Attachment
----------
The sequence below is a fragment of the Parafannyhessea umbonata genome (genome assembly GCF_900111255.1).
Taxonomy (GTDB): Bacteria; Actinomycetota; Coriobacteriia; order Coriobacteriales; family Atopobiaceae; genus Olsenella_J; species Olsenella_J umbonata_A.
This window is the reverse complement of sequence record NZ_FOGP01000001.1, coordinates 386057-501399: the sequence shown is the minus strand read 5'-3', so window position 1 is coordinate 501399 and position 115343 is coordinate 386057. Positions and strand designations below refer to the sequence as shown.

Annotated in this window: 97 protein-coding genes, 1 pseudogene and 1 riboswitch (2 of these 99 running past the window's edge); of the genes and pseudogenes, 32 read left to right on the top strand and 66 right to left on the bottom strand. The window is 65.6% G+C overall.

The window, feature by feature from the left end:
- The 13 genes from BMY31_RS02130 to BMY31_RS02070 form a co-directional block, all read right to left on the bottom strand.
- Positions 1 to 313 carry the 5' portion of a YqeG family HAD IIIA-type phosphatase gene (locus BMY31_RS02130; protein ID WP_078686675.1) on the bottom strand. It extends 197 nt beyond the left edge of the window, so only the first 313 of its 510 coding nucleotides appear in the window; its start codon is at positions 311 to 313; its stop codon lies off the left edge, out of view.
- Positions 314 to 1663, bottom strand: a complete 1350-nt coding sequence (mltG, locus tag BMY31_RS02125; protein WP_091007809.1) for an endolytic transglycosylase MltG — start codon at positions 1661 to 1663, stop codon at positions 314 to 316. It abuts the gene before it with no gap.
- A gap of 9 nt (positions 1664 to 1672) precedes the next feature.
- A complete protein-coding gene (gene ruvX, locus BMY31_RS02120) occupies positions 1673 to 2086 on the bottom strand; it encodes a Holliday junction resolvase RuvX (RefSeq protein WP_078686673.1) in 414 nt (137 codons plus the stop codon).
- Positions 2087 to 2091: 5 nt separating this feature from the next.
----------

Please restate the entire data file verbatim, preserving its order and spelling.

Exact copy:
The sequence below is a fragment of the Parafannyhessea umbonata genome (genome assembly GCF_900111255.1).
Taxonomy (GTDB): Bacteria; Actinomycetota; Coriobacteriia; order Coriobacteriales; family Atopobiaceae; genus Olsenella_J; species Olsenella_J umbonata_A.
This window is the reverse complement of sequence record NZ_FOGP01000001.1, coordinates 386057-501399: the sequence shown is the minus strand read 5'-3', so window position 1 is coordinate 501399 and position 115343 is coordinate 386057. Positions and strand designations below refer to the sequence as shown.

Annotated in this window: 97 protein-coding genes, 1 pseudogene and 1 riboswitch (2 of these 99 running past the window's edge); of the genes and pseudogenes, 32 read left to right on the top strand and 66 right to left on the bottom strand. The window is 65.6% G+C overall.

The window, feature by feature from the left end:
- The 13 genes from BMY31_RS02130 to BMY31_RS02070 form a co-directional block, all read right to left on the bottom strand.
- Positions 1 to 313 carry the 5' portion of a YqeG family HAD IIIA-type phosphatase gene (locus BMY31_RS02130; protein ID WP_078686675.1) on the bottom strand. It extends 197 nt beyond the left edge of the window, so only the first 313 of its 510 coding nucleotides appear in the window; its start codon is at positions 311 to 313; its stop codon lies off the left edge, out of view.
- Positions 314 to 1663, bottom strand: a complete 1350-nt coding sequence (mltG, locus tag BMY31_RS02125; protein WP_091007809.1) for an endolytic transglycosylase MltG — start codon at positions 1661 to 1663, stop codon at positions 314 to 316. It abuts the gene before it with no gap.
- A gap of 9 nt (positions 1664 to 1672) precedes the next feature.
- A complete protein-coding gene (gene ruvX, locus BMY31_RS02120) occupies positions 1673 to 2086 on the bottom strand; it encodes a Holliday junction resolvase RuvX (RefSeq protein WP_078686673.1) in 414 nt (137 codons plus the stop codon).
- Positions 2087 to 2091: 5 nt separating this feature from the next.